Building Christian-Muslim relations through beauty practices in Madina
Kauthar Khamis (Leiden University)
Paper short abstract:
This paper focuses on the encounters between women of different religious, ethnic and social background in everyday beauty practices. The presentation takes beauty salons in Madina, a multi-religious and multi-ethnic suburb of Accra as an entry point.
Paper long abstract:
In contemporary Ghanaian society beauty is considered from different perspectives-moral, physical, spiritual and sexual-that are intricately linked. Women in Ghana try to enhance their physical beauty in several ways and this has implications for the other dimensions. In so doing, they take into account not only longstanding traditional beauty practices, but also negotiate Christian and Muslim beauty regimes. Interestingly, the beauty practices of Muslim and Christian women partly differ and partly overlap. This paper focuses on the encounters between women of different religious, ethnic and social background in everyday beauty practices. The presentation takes beauty salons in Madina, a multi-religious and multi-ethnic suburb of Accra, as the main entry point into studying beauty practices amongst Christian and Muslim women. The main aim is to examine how physical beauty practices of both Christian and Muslim women bring them together or set them apart in a religiously pluralistic community, and to what extent borrowing and appropriation of beauty practices of the 'other' yield connections or tensions. It also investigates how women are able to negotiate or sometimes compromise their religious identities in order to gain physical beauty. In this regard, Kwame Appiah's concept of "cosmopolitan contamination" which discusses cross cultural influences will provide useful insights for our discussions.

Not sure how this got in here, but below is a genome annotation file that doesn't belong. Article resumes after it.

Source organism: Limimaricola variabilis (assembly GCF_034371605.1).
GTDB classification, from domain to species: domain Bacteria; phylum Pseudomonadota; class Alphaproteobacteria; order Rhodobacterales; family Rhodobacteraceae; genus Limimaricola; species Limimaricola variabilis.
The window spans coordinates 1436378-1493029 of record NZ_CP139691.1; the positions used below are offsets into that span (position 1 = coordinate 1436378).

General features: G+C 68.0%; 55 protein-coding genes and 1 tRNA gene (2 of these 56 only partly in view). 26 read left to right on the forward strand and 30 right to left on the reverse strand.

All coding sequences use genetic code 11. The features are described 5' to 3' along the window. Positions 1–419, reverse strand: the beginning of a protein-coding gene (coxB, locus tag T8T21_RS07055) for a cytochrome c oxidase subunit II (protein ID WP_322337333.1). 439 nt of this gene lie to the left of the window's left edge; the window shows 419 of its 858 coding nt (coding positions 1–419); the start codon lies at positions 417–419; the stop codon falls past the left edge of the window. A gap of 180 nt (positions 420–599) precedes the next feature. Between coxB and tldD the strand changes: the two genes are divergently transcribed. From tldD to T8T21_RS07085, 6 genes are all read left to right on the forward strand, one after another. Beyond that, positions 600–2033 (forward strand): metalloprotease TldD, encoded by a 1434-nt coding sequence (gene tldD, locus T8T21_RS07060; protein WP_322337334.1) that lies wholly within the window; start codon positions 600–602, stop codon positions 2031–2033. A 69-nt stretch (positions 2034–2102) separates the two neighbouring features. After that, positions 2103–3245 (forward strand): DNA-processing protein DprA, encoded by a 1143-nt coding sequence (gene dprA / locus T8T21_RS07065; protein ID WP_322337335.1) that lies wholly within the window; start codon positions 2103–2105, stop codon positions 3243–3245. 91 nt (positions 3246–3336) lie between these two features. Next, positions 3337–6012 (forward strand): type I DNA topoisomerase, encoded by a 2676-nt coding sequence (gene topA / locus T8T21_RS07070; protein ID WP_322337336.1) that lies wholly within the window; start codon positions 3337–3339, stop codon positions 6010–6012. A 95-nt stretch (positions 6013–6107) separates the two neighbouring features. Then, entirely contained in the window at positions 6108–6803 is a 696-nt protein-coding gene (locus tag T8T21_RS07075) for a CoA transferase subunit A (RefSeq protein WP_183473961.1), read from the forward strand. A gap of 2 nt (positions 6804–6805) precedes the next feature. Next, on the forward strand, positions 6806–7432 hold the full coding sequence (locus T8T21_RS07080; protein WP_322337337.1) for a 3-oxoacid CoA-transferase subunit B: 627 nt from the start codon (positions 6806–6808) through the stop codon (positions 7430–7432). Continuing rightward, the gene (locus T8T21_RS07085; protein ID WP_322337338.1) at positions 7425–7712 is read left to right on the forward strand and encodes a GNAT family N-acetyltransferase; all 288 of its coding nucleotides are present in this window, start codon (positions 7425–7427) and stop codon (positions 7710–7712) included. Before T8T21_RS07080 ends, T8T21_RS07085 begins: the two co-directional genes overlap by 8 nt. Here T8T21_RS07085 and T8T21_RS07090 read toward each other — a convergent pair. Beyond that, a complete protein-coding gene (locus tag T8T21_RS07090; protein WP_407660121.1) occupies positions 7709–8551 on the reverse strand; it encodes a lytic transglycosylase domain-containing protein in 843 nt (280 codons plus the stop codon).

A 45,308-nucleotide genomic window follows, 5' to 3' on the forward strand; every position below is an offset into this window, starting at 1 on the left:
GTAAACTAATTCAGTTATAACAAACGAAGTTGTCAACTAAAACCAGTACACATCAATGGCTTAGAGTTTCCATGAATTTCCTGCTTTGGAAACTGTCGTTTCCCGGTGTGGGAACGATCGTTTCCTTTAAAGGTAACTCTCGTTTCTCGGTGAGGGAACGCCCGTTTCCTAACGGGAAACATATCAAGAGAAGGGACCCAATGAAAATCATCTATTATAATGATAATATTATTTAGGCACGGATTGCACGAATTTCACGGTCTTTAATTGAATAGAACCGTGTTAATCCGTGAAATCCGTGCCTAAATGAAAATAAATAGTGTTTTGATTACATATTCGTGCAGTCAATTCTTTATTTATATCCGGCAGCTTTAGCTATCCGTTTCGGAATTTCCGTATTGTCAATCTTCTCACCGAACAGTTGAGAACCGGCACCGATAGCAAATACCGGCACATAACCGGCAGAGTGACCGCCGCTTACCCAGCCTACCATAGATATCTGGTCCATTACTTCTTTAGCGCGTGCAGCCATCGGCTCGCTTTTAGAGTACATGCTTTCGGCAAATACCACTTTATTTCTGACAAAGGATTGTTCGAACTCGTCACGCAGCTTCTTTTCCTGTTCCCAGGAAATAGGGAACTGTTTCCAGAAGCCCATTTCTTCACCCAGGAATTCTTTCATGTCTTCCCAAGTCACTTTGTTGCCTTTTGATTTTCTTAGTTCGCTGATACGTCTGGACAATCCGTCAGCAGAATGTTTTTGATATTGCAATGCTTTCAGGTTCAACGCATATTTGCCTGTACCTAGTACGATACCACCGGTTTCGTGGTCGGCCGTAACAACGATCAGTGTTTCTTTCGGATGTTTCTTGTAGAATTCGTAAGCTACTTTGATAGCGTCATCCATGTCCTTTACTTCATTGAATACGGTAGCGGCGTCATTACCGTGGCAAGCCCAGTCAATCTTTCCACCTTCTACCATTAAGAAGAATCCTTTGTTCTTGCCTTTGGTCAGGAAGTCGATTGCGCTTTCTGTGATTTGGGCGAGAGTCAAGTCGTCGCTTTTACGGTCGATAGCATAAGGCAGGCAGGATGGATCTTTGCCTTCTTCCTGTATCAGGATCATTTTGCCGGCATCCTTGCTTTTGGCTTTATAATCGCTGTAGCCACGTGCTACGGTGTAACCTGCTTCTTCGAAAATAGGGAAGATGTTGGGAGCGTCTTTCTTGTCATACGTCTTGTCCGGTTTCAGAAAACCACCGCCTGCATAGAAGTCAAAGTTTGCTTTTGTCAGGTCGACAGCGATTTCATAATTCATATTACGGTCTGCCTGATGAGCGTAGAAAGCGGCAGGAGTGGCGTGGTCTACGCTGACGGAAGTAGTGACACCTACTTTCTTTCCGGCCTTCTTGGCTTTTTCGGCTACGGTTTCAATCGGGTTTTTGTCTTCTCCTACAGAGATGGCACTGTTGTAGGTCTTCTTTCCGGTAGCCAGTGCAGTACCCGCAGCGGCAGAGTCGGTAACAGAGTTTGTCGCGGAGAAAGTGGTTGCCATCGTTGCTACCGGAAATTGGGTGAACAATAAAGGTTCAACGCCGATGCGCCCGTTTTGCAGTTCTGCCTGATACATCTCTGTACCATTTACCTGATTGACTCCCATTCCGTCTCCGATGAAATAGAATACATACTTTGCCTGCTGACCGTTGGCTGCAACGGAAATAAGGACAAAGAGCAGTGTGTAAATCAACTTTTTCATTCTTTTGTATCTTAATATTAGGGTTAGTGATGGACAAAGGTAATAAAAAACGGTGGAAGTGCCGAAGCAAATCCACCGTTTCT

Entanglements of informality and religion in African cities